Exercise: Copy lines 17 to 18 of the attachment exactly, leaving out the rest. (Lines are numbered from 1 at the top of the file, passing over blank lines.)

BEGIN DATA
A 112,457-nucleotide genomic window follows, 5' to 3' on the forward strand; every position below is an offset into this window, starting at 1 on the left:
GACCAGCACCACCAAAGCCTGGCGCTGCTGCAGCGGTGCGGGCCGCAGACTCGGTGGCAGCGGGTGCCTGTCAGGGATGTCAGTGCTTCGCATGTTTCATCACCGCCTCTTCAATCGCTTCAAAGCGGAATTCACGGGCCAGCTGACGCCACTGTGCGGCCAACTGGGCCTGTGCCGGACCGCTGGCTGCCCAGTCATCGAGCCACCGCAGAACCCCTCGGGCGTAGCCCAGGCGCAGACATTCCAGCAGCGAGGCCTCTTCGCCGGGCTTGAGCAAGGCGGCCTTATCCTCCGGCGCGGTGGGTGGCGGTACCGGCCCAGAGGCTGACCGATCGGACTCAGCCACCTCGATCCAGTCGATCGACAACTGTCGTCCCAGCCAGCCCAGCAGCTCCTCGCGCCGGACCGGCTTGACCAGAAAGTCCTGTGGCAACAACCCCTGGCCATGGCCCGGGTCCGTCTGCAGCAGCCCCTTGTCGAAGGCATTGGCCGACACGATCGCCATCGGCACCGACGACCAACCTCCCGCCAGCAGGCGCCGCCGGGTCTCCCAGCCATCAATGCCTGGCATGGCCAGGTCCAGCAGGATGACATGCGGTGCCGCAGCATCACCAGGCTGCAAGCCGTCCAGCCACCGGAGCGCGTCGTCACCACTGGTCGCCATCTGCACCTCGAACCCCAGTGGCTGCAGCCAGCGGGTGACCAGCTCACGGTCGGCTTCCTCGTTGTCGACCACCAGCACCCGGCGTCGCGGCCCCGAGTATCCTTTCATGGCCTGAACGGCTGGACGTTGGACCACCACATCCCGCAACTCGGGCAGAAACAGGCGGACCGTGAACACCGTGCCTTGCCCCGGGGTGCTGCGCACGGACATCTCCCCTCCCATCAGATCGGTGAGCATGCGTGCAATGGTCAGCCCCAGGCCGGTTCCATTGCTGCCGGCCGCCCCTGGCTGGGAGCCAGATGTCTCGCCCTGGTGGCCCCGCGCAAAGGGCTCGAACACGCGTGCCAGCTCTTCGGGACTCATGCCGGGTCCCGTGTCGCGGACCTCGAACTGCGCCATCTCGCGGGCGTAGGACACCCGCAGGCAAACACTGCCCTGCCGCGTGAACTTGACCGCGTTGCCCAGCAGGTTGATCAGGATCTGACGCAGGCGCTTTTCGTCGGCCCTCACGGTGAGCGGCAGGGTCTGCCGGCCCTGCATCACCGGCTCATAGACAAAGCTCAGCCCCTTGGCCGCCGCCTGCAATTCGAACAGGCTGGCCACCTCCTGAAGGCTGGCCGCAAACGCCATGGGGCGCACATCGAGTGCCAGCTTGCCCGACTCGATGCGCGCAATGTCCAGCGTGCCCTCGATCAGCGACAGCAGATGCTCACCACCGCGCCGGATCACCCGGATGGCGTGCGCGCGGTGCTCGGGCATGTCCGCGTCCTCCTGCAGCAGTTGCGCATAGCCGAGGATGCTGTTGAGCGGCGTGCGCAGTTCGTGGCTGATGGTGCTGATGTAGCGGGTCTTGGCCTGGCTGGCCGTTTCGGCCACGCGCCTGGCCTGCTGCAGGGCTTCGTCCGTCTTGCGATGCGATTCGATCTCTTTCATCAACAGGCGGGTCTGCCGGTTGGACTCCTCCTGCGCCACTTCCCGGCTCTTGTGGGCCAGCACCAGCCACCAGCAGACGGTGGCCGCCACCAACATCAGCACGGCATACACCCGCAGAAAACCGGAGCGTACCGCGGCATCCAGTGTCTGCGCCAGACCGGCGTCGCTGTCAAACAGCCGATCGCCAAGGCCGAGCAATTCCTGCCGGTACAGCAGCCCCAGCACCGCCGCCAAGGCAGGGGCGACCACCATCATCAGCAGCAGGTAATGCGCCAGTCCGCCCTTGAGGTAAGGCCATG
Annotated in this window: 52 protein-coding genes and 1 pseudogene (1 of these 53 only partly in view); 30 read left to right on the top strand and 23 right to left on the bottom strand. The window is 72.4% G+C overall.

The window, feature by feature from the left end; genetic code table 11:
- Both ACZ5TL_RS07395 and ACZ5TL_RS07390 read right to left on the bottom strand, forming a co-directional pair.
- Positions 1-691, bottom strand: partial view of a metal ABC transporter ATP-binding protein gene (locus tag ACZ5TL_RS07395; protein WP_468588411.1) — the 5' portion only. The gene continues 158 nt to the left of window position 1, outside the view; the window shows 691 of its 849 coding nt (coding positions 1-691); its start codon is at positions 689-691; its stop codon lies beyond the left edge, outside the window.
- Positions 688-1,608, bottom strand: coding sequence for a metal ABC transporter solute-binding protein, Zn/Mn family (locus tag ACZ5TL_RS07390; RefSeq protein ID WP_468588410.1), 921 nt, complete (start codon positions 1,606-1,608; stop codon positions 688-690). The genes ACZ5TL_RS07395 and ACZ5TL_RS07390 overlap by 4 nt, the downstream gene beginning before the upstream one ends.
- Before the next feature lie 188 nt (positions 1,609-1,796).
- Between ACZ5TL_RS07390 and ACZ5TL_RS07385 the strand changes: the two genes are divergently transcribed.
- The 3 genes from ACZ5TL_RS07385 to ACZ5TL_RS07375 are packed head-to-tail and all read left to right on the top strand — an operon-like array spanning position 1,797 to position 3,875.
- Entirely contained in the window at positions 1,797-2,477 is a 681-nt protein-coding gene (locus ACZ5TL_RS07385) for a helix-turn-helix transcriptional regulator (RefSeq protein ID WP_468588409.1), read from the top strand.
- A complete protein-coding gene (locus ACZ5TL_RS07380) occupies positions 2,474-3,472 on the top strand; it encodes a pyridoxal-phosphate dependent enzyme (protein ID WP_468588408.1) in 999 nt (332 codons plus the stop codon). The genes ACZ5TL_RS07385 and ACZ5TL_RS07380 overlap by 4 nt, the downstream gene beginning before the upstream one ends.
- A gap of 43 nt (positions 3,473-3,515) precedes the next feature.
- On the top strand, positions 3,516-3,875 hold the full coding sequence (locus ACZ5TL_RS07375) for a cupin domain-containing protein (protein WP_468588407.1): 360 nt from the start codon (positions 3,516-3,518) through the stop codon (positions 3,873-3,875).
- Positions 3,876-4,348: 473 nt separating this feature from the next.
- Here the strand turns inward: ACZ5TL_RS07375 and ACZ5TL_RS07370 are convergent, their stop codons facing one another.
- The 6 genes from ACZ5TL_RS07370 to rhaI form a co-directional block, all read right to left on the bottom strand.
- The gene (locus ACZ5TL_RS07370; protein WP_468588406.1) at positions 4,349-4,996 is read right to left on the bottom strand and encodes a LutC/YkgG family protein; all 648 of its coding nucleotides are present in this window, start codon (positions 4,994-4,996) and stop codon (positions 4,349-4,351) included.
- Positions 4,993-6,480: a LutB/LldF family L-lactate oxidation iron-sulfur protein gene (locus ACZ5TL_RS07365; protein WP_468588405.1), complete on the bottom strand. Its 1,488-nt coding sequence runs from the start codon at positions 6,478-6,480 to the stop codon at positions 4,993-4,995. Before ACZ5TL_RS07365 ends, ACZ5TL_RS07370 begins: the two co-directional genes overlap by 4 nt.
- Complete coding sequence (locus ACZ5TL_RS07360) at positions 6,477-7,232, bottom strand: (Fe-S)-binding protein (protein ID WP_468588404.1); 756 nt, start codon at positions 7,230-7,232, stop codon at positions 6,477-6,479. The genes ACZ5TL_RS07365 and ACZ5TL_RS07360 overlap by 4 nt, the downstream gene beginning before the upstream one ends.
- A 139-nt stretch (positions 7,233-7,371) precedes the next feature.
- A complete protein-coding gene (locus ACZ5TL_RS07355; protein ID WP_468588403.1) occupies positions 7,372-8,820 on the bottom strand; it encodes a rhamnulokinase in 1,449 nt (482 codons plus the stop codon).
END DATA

- The 6 genes from ACZ5TL_RS07370 to rhaI form a co-directional block, all read right to left on the bottom strand.
- The gene (locus ACZ5TL_RS07370; protein WP_468588406.1) at positions 4,349-4,996 is read right to left on the bottom strand and encodes a LutC/YkgG family protein; all 648 of its coding nucleotides are present in this window, start codon (positions 4,994-4,996) and stop codon (positions 4,349-4,351) included.